The truth is the most difficult job is to take over a role that was being done very well by the previous incumbent – especially if they’ve been promoted and will be the new managers direct boss! This needs some dumb honesty applied  – even I would hesitate if I was going into this position. I’d worry my new boss was going to do my job for me. It would be my overriding concern, and that of any decent candidate even if they didn’t admit it.

These days, the best headhunters focus on candidate engagement and motivation. Finding candidates is easy (or at least loads easier that it ever used to be!). There are more recruiters chasing too few good candidates, so the best headhunters have to be a little different – and dumb – to make the process one that's enjoyable, informative and useful. Candidates will follow you if you treat them right and manage their expectation with ‘dumb’ language – too much intelligence can lead to complicated communication and confusing messages – Keep it DUMB!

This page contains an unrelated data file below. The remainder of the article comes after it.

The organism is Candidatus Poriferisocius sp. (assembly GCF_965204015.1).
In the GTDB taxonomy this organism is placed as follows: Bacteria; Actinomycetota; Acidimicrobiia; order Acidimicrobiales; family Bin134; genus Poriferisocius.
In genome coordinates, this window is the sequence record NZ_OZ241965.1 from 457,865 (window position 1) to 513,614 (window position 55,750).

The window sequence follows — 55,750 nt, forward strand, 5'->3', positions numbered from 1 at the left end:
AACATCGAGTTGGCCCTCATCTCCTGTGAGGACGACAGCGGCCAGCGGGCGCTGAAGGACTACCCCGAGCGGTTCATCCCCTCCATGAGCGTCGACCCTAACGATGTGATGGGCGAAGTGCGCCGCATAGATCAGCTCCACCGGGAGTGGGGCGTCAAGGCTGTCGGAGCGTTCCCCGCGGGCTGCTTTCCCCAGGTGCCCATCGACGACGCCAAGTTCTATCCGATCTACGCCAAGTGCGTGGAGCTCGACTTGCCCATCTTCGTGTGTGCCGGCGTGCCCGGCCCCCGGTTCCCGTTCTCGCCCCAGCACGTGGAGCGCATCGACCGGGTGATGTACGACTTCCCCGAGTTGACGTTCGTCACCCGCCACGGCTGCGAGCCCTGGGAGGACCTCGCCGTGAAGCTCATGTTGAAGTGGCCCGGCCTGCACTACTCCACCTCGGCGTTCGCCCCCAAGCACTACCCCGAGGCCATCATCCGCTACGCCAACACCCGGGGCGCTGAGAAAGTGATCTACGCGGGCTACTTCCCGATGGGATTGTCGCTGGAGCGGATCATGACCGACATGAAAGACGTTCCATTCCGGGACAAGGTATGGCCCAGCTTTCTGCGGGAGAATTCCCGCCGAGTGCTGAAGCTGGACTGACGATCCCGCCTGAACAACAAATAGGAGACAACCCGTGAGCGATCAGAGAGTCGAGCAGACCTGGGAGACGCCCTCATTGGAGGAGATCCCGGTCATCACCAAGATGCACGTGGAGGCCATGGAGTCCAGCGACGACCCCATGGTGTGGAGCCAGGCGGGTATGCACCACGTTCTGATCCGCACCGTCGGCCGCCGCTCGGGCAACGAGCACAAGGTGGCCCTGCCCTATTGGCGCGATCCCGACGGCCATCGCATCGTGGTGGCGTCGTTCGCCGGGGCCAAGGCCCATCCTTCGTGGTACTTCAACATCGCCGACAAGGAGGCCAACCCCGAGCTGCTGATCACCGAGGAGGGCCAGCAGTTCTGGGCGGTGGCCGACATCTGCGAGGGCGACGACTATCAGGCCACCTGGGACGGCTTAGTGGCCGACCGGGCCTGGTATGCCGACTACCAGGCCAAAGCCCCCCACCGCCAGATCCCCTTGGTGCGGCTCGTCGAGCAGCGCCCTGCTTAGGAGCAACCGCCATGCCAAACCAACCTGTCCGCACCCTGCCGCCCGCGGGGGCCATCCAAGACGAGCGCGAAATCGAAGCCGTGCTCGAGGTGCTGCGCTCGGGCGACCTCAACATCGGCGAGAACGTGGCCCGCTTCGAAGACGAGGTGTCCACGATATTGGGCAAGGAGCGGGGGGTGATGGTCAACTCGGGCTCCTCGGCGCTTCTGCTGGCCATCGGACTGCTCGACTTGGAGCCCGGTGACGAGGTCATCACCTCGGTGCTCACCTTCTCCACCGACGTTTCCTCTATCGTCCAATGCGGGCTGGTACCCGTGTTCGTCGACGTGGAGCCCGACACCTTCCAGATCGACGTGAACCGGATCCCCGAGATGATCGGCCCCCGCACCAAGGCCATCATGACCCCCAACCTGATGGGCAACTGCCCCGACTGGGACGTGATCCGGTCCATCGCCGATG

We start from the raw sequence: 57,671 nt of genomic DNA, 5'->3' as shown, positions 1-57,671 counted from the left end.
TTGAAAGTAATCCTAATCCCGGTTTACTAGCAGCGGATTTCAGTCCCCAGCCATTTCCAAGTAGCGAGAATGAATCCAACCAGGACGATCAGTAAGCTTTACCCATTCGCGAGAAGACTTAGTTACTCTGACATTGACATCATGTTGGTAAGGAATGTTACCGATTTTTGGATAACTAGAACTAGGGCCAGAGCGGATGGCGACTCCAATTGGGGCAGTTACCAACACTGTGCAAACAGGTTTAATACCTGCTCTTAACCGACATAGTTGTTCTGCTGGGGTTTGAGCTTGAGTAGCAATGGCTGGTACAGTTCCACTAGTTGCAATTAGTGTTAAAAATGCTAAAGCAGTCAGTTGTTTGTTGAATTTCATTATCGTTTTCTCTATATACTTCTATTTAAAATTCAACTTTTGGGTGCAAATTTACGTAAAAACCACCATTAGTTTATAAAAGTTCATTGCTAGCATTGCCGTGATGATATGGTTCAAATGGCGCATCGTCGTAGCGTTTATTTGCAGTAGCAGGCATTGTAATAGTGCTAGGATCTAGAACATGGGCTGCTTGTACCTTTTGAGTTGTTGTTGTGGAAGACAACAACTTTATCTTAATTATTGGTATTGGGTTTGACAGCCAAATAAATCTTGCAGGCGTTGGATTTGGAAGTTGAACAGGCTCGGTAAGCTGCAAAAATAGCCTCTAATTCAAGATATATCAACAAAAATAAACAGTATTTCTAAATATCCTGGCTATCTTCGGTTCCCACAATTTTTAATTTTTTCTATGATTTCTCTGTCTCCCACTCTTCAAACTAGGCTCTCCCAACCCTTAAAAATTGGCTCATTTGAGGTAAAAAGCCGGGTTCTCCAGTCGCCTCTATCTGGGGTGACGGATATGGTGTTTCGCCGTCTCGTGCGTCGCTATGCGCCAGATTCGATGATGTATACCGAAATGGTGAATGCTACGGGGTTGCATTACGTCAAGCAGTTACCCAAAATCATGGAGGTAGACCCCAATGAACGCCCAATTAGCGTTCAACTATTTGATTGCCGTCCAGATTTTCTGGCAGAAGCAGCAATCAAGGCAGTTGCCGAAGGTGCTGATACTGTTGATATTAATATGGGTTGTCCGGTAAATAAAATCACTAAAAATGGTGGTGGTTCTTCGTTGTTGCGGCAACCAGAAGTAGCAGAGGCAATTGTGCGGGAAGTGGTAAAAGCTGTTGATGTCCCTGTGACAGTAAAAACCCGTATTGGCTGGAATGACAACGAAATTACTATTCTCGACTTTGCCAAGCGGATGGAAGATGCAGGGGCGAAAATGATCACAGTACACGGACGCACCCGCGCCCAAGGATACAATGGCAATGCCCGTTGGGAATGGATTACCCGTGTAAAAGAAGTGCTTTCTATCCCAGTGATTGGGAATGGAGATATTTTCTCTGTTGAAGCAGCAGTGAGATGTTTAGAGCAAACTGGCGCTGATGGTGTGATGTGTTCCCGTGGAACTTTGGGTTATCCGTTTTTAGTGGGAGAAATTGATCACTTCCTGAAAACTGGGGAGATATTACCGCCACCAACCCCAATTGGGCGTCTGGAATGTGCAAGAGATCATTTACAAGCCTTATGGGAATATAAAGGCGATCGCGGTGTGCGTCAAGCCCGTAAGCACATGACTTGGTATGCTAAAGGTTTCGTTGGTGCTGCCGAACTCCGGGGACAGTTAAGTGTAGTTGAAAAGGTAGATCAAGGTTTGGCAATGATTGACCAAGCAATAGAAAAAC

And when you have your candidates ready, here's 10 Dumb Interview Tips I give them.

Written by Martin Ellis – martin@corporatehandyman.co.uk

Views: 5979

Comment by Sharon Hibble on December 19, 2012 at 8:17am

Fantastic article Martin and I totally agree.  I have always been honest with all of my candidates.  Had a recent case of a Manufacturing company that desperately needed a decent Ops person to turn things around, they were about to lose a major contract and to make things worse they were also tendering for a new contract which was partnered with the current contract that they were failing to meet deadlines and budgets for, so in effect they were going to lose 2 contracts if they didn't do something fast.  I found that being honest and upfront with the candidates got me, the candidate and the client the results we were looking for without wasting anyones time!!  Well done Martin!